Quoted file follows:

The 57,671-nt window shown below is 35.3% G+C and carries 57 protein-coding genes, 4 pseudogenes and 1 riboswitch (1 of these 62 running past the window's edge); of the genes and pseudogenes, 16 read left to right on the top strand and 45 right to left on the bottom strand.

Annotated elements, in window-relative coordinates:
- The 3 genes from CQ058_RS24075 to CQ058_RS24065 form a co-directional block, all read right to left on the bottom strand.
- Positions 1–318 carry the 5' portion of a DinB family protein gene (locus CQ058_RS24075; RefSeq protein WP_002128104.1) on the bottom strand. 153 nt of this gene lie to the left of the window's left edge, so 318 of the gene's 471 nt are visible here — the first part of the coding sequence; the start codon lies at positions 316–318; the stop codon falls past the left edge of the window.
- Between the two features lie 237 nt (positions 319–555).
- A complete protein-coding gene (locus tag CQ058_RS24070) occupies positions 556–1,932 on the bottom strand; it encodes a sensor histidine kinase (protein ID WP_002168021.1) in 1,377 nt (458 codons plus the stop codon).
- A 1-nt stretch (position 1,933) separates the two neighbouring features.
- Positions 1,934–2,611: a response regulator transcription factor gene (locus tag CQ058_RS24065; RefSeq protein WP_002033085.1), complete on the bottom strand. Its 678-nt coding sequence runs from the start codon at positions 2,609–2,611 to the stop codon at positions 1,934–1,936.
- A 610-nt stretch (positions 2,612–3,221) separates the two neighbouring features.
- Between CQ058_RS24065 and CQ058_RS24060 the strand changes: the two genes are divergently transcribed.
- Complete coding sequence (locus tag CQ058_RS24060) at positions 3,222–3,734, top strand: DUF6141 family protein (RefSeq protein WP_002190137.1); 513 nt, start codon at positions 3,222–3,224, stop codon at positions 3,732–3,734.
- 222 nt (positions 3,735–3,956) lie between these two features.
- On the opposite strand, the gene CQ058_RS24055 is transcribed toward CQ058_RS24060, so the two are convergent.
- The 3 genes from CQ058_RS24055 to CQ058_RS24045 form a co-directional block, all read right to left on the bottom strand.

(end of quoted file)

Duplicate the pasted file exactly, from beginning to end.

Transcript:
The 57,671-nt window shown below is 35.3% G+C and carries 57 protein-coding genes, 4 pseudogenes and 1 riboswitch (1 of these 62 running past the window's edge); of the genes and pseudogenes, 16 read left to right on the top strand and 45 right to left on the bottom strand.

Annotated elements, in window-relative coordinates:
- The 3 genes from CQ058_RS24075 to CQ058_RS24065 form a co-directional block, all read right to left on the bottom strand.
- Positions 1–318 carry the 5' portion of a DinB family protein gene (locus CQ058_RS24075; RefSeq protein WP_002128104.1) on the bottom strand. 153 nt of this gene lie to the left of the window's left edge, so 318 of the gene's 471 nt are visible here — the first part of the coding sequence; the start codon lies at positions 316–318; the stop codon falls past the left edge of the window.
- Between the two features lie 237 nt (positions 319–555).
- A complete protein-coding gene (locus tag CQ058_RS24070) occupies positions 556–1,932 on the bottom strand; it encodes a sensor histidine kinase (protein ID WP_002168021.1) in 1,377 nt (458 codons plus the stop codon).
- A 1-nt stretch (position 1,933) separates the two neighbouring features.
- Positions 1,934–2,611: a response regulator transcription factor gene (locus tag CQ058_RS24065; RefSeq protein WP_002033085.1), complete on the bottom strand. Its 678-nt coding sequence runs from the start codon at positions 2,609–2,611 to the stop codon at positions 1,934–1,936.
- A 610-nt stretch (positions 2,612–3,221) separates the two neighbouring features.
- Between CQ058_RS24065 and CQ058_RS24060 the strand changes: the two genes are divergently transcribed.
- Complete coding sequence (locus tag CQ058_RS24060) at positions 3,222–3,734, top strand: DUF6141 family protein (RefSeq protein WP_002190137.1); 513 nt, start codon at positions 3,222–3,224, stop codon at positions 3,732–3,734.
- 222 nt (positions 3,735–3,956) lie between these two features.
- On the opposite strand, the gene CQ058_RS24055 is transcribed toward CQ058_RS24060, so the two are convergent.
- The 3 genes from CQ058_RS24055 to CQ058_RS24045 form a co-directional block, all read right to left on the bottom strand.